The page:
There are two reasons. First, many countries require you to report your crypto transactions on your tax return. If there’s even a chance your crypto exchange won’t be there on tax day, you must have your own records so you can complete this filing.

The other reason is that in the worst case and if your exchange fails, you may need proof of your holdings in order to be able to claim at least some of your funds back. The FTX website is now down and there is no indication that it will come back online, which may further add to the concerns of some of its customers.

3. Don’t take their word for it

The picture emerging from FTX is deeply disturbing. A first court filing by the new CEO highlighted a lack of funds, serious mismanagement and internal system failures, among other things. FTX Founder and CEO Sam Bankman-Fried has been a rising star in the crypto world, and up until the last few weeks few people had reason to distrust him.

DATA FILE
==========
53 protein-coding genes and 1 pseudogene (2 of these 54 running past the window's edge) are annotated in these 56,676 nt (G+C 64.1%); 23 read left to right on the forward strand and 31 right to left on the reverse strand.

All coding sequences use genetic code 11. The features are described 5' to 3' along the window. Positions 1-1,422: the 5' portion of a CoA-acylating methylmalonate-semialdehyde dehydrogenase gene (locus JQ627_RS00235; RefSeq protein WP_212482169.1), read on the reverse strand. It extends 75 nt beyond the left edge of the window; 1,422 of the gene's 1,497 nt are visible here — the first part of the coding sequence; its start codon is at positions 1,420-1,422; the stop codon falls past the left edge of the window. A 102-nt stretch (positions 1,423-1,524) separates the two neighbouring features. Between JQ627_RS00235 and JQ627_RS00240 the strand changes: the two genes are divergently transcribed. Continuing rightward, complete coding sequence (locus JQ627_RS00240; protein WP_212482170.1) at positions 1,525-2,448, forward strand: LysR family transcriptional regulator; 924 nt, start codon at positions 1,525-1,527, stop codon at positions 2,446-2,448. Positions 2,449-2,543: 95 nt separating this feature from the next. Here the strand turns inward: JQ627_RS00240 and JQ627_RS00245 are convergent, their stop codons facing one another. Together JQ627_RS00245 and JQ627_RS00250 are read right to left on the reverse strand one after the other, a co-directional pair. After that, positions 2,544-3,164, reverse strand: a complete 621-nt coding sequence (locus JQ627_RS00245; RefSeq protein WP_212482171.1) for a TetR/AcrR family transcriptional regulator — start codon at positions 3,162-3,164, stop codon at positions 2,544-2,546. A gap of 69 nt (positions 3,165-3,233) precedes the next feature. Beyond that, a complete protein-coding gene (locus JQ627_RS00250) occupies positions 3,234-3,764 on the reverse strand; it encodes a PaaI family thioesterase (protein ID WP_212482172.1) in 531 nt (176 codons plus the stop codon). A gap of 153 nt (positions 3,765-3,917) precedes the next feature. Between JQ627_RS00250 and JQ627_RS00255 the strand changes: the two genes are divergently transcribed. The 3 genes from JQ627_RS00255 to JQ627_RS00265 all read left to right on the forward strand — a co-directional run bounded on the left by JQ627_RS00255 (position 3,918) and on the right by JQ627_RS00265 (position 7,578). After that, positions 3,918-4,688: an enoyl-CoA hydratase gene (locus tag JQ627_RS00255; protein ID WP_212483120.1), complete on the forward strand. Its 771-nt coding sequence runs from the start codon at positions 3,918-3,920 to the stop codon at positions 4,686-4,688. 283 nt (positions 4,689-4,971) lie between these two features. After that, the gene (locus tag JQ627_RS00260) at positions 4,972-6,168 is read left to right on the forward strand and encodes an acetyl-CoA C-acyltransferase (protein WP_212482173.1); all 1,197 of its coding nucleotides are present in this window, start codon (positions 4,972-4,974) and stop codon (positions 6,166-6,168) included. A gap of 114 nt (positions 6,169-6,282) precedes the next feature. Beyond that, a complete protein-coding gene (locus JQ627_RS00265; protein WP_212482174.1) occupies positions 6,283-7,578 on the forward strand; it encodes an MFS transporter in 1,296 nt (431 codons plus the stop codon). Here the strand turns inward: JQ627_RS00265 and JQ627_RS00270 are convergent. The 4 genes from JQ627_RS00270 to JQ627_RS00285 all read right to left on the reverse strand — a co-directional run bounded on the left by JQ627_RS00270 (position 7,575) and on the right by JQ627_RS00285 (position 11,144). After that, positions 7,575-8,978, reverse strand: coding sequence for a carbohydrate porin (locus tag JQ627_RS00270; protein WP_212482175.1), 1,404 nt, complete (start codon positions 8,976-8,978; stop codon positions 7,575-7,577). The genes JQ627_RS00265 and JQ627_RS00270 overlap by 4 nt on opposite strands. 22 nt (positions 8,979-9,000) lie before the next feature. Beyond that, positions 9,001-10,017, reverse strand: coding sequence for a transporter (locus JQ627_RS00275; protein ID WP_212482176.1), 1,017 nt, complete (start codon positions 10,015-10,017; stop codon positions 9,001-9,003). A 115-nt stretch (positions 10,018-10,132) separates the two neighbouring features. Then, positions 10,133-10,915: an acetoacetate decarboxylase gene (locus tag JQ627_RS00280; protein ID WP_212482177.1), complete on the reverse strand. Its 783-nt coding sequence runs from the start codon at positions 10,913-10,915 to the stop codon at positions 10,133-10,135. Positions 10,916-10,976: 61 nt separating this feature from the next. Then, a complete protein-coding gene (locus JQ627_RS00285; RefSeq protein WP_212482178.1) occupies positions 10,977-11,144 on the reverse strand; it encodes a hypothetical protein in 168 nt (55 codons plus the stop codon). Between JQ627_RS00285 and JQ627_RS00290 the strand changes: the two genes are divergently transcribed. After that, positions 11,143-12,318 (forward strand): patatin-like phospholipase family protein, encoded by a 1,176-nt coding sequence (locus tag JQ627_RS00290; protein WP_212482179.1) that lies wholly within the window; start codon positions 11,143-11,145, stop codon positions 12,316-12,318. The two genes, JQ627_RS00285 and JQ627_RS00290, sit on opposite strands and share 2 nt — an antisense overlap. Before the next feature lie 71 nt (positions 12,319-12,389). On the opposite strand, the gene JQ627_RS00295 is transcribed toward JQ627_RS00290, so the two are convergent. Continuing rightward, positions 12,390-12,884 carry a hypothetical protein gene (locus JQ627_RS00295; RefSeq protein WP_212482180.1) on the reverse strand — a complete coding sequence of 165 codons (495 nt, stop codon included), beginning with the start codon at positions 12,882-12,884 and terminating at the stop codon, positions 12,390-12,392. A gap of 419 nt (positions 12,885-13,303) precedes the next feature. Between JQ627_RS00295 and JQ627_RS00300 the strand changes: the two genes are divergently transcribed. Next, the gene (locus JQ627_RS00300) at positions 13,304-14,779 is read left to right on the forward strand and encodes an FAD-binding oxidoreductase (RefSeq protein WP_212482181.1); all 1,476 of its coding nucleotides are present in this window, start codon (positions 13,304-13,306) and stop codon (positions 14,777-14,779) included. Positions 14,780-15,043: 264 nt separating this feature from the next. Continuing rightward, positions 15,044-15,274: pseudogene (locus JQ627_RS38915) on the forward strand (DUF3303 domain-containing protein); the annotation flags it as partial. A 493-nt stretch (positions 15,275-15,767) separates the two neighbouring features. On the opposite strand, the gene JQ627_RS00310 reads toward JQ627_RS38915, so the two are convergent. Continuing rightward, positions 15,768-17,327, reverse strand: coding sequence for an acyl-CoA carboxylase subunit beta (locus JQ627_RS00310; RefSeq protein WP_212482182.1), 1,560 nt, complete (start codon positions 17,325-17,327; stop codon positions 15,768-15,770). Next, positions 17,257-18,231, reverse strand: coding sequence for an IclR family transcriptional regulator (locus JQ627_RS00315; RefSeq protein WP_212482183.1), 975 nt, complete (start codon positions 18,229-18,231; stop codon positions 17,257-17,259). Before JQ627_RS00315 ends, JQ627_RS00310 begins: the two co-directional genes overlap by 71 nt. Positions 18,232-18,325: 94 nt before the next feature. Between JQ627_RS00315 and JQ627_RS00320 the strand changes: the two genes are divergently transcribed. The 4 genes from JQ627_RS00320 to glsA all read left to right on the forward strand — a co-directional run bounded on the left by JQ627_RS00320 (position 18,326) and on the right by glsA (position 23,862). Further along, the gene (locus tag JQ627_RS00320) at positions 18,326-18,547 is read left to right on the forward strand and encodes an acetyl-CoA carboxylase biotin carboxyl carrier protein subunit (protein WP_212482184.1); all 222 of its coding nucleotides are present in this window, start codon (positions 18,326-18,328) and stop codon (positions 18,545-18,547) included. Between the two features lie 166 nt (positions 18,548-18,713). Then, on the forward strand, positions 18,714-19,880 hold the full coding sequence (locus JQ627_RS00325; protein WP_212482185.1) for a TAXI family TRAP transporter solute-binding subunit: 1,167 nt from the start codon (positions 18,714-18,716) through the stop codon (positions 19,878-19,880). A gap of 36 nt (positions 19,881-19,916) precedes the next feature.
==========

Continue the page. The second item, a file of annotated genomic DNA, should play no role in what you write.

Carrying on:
However, it would be wrong to assume that all crypto exchanges are untrustworthy. The challenge is that since there is so little regulation in this area, it can be difficult for retail investors to spot shady deals. Here are some signs to look out for when comparing crypto platforms:

  • Third Party Audits of Assets
  • Liability insurance against crime
  • FDIC Insurance on Dollar Deposits
  • How platforms use leverage

FDIC insurance was created to give consumers more protection from bank failures after some major bank failures during the Great Depression. It does not cover cryptocurrency assets. However, some platforms (like Coinbase and Gemini Exchange) hold US customers’ dollar deposits in FDIC-insured bank accounts, at least protecting that money.